This is the window of the example MUI application. It is very simple, it contains only one static text object and no gadgets, except for window border gadgets. Note that the number of gadgets on the right side of the window depends on user MUI settings. The source code of the application is very simple too and fits into 60 lines, including proper vertical spacing. It is cut in pieces in the article for better reading. A complete, ready to compile version is available ↑ too.
Header files for muimaster.library and intuition.library are included. Note that these libraries will be opened and closed automatically.
Global pointers for the application object and the window object. While using many global variables is considered inelegant, having globals for the most important objects is handy, especially in such a small project.
The above function creates the complete object tree for HelloWorld. The master object is the Application class instance. It has a Window object. The window root is a Group object containing one Text object. The application object has 6 attributes working as descriptors used in different places in the system. They are not required for running the program, but help integrating it with the system. The meaning of these attributes is explained in the autodoc of Application class in the SDK. The rest of the attributes are self-explaining, please refer to the autodocs of respective MUI classes for details.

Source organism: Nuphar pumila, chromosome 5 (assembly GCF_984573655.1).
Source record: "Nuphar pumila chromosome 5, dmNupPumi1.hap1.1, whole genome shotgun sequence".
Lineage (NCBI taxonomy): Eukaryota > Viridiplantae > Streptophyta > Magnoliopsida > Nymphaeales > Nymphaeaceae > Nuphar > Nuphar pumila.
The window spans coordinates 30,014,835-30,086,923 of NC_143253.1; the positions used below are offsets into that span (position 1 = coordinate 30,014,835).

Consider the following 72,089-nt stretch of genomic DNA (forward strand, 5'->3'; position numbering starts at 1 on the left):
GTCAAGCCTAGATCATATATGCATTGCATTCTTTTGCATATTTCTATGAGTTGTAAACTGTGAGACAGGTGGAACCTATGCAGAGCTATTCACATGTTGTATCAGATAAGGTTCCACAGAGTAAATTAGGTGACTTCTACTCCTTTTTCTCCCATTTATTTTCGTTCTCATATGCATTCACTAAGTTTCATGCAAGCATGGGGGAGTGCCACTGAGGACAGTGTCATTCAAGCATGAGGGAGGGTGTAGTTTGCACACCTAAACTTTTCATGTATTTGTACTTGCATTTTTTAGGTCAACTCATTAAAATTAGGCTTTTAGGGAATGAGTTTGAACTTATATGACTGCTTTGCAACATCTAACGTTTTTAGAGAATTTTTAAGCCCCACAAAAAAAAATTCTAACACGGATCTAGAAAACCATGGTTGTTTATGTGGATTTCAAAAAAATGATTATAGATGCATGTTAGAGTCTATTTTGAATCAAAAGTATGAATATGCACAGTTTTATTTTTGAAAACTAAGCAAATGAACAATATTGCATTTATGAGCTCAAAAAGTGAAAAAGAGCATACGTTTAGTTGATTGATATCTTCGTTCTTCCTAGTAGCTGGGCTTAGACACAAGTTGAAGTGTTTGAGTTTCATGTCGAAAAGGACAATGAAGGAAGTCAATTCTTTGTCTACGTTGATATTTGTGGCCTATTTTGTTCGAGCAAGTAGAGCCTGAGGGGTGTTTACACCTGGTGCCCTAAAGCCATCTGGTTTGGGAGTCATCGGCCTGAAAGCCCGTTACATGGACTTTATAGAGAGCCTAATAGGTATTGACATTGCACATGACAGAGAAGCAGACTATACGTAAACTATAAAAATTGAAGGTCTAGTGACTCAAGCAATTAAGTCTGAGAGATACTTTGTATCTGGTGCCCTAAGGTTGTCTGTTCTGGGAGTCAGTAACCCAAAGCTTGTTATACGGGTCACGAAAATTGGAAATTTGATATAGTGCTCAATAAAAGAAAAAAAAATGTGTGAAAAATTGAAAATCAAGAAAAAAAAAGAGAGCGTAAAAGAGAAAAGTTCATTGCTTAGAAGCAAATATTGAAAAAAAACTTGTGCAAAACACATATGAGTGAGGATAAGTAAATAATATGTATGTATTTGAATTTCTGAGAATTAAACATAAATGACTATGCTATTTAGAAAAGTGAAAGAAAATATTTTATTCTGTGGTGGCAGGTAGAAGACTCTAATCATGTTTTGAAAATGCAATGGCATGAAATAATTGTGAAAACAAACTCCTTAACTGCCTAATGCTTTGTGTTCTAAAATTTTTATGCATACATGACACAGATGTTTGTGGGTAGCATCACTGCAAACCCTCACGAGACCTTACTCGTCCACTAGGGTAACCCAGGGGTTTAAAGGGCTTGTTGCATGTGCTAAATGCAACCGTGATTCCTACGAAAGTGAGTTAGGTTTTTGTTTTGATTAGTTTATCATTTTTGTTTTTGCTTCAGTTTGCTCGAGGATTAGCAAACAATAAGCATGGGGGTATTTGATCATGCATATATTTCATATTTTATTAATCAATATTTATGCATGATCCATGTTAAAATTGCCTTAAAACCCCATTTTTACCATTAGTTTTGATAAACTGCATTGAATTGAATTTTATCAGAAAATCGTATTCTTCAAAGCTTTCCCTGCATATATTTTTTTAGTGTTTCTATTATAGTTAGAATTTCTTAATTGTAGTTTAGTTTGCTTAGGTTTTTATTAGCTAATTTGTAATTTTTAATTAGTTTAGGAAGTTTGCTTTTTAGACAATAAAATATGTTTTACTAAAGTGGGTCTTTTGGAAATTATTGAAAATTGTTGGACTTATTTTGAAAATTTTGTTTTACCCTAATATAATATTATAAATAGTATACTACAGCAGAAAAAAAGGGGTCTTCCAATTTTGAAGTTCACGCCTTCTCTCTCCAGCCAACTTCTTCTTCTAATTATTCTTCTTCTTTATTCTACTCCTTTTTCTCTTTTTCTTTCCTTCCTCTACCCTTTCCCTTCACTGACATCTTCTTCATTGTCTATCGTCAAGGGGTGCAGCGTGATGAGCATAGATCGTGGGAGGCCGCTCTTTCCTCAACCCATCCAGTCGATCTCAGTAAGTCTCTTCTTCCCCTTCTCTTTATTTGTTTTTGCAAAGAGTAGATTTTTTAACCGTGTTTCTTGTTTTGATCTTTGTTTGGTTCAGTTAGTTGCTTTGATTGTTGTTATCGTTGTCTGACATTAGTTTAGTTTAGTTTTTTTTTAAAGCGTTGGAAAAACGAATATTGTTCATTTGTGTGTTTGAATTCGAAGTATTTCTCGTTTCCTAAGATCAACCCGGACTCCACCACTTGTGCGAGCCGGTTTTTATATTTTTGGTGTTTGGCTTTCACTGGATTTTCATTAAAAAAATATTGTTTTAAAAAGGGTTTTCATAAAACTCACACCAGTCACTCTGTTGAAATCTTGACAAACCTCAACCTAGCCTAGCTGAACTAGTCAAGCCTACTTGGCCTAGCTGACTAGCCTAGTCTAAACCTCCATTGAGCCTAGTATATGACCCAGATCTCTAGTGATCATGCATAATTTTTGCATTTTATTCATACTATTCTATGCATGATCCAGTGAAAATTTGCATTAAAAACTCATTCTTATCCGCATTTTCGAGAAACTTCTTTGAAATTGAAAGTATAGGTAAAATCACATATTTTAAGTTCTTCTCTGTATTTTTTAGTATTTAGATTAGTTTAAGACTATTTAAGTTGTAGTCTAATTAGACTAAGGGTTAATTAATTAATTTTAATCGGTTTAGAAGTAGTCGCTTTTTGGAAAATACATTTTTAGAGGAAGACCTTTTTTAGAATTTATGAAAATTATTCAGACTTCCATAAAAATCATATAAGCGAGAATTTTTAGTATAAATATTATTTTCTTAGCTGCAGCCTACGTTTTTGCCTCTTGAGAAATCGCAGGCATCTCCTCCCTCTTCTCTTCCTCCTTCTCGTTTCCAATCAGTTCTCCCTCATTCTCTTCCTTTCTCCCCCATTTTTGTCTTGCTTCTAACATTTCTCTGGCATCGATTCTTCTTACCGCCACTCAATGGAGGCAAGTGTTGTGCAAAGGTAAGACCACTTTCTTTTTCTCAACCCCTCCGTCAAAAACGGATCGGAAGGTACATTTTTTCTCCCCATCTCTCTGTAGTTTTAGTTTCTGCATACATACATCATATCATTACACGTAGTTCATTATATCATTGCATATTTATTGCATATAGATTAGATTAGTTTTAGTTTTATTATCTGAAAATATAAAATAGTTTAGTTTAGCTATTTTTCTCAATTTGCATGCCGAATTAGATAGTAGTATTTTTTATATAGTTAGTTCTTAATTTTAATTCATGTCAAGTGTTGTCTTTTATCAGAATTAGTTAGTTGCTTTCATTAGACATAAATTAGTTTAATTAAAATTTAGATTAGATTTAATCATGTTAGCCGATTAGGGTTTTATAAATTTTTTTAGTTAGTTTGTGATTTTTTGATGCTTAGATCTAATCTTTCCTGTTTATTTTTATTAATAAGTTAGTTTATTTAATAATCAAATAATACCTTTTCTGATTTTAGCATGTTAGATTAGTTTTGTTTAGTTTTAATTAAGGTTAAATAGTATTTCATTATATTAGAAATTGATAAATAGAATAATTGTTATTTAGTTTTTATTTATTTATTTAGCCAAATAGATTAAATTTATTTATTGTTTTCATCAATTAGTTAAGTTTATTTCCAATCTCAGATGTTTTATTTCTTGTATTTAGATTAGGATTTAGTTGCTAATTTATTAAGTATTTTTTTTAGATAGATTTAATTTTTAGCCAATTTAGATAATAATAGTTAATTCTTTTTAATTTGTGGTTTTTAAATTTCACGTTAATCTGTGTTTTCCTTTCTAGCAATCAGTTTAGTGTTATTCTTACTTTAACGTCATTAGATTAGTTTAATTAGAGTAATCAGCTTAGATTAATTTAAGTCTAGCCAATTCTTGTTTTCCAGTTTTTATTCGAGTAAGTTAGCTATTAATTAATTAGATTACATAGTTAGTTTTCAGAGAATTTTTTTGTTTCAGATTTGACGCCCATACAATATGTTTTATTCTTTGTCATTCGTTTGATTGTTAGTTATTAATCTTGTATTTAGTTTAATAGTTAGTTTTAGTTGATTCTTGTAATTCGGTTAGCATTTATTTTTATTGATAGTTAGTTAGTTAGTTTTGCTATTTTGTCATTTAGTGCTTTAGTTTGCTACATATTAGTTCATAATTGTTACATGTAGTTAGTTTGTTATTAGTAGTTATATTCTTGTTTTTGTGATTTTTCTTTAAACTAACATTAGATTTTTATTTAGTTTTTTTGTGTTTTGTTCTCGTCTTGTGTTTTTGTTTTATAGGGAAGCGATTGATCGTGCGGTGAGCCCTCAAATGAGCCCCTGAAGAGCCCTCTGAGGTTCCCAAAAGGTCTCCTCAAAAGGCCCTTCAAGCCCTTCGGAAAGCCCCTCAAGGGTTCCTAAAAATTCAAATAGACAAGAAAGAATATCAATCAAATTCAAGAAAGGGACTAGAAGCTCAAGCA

The function illustrates a typical way of creating a MUI interface. The complete object tree is created in one big MUI_NewObject() call containing nested sub-calls. The order of code execution is different to the order of reading. The most nested objects are created first and passed to constructors of their parents. The application object is created last. This way of creating the application also ensures automatic error handling. If any of constructors fails, it passes NULL to a parent constructor, making it fail too and then dispose all successfully constructed child objects. Finally the application constructor fails and returns NULL. Then only two states of the application are possible: either the application is fully constructed, or it is not constructed at all. This behaviour greatly simplifies error handling.
The next step is to make notifications. This simple program contains only one notification, which terminates the program after the window close gadget is clicked. MUI maps a left mouse button click on the gadget to a change of MUIA_Window_CloseRequest attribute. The notification target is the application, the MUIM_Application_ReturnID() method then passes the quit action identifier to the main loop.
The standard main loop has been discussed in the previous chapter. The only addition is opening the window before the loop and closing it after.
Finally, the main function of the program. It builds the object tree first and checks if it succeeded. In case of a fail, the program ends immediately. After all the objects are created, notifications are added and the program enters the main loop. When the loop finishes, the application object is disposed. It also disposes all its sub-objects.